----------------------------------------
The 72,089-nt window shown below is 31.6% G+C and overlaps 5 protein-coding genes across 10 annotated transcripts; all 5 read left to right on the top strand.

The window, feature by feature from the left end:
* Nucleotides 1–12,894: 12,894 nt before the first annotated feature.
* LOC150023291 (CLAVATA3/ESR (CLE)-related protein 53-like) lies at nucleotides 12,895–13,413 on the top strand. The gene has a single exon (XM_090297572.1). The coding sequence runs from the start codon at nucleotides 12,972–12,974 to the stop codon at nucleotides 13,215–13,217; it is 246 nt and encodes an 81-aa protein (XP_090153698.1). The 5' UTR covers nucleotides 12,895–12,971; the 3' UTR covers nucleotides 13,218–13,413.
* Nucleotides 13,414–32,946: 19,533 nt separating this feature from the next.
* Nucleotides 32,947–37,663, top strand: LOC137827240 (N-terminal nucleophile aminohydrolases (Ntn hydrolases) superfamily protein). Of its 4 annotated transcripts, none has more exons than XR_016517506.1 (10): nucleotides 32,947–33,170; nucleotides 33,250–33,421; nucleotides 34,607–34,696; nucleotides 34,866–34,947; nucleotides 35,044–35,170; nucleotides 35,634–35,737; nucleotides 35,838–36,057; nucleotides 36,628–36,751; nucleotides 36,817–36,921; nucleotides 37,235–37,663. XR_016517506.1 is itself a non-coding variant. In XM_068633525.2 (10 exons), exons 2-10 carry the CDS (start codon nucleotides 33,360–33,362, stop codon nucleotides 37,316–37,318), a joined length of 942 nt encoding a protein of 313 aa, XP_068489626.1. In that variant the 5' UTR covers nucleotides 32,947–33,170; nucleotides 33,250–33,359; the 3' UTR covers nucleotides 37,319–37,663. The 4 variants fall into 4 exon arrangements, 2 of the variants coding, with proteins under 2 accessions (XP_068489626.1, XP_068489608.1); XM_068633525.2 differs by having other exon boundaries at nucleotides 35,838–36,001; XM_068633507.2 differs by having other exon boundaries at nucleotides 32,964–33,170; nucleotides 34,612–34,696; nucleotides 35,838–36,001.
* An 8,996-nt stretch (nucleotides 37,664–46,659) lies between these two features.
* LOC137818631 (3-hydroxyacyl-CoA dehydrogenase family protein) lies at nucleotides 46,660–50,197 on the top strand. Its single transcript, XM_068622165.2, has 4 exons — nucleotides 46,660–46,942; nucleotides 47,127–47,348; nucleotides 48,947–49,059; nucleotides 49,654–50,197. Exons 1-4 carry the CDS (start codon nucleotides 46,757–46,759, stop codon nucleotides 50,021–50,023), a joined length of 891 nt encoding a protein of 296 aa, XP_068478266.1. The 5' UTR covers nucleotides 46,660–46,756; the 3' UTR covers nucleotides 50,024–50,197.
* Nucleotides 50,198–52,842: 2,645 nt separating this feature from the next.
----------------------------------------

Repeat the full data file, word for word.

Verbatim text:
The 72,089-nt window shown below is 31.6% G+C and overlaps 5 protein-coding genes across 10 annotated transcripts; all 5 read left to right on the top strand.

The window, feature by feature from the left end:
* Nucleotides 1–12,894: 12,894 nt before the first annotated feature.
* LOC150023291 (CLAVATA3/ESR (CLE)-related protein 53-like) lies at nucleotides 12,895–13,413 on the top strand. The gene has a single exon (XM_090297572.1). The coding sequence runs from the start codon at nucleotides 12,972–12,974 to the stop codon at nucleotides 13,215–13,217; it is 246 nt and encodes an 81-aa protein (XP_090153698.1). The 5' UTR covers nucleotides 12,895–12,971; the 3' UTR covers nucleotides 13,218–13,413.
* Nucleotides 13,414–32,946: 19,533 nt separating this feature from the next.
* Nucleotides 32,947–37,663, top strand: LOC137827240 (N-terminal nucleophile aminohydrolases (Ntn hydrolases) superfamily protein). Of its 4 annotated transcripts, none has more exons than XR_016517506.1 (10): nucleotides 32,947–33,170; nucleotides 33,250–33,421; nucleotides 34,607–34,696; nucleotides 34,866–34,947; nucleotides 35,044–35,170; nucleotides 35,634–35,737; nucleotides 35,838–36,057; nucleotides 36,628–36,751; nucleotides 36,817–36,921; nucleotides 37,235–37,663. XR_016517506.1 is itself a non-coding variant. In XM_068633525.2 (10 exons), exons 2-10 carry the CDS (start codon nucleotides 33,360–33,362, stop codon nucleotides 37,316–37,318), a joined length of 942 nt encoding a protein of 313 aa, XP_068489626.1. In that variant the 5' UTR covers nucleotides 32,947–33,170; nucleotides 33,250–33,359; the 3' UTR covers nucleotides 37,319–37,663. The 4 variants fall into 4 exon arrangements, 2 of the variants coding, with proteins under 2 accessions (XP_068489626.1, XP_068489608.1); XM_068633525.2 differs by having other exon boundaries at nucleotides 35,838–36,001; XM_068633507.2 differs by having other exon boundaries at nucleotides 32,964–33,170; nucleotides 34,612–34,696; nucleotides 35,838–36,001.
* An 8,996-nt stretch (nucleotides 37,664–46,659) lies between these two features.
* LOC137818631 (3-hydroxyacyl-CoA dehydrogenase family protein) lies at nucleotides 46,660–50,197 on the top strand. Its single transcript, XM_068622165.2, has 4 exons — nucleotides 46,660–46,942; nucleotides 47,127–47,348; nucleotides 48,947–49,059; nucleotides 49,654–50,197. Exons 1-4 carry the CDS (start codon nucleotides 46,757–46,759, stop codon nucleotides 50,021–50,023), a joined length of 891 nt encoding a protein of 296 aa, XP_068478266.1. The 5' UTR covers nucleotides 46,660–46,756; the 3' UTR covers nucleotides 50,024–50,197.
* Nucleotides 50,198–52,842: 2,645 nt separating this feature from the next.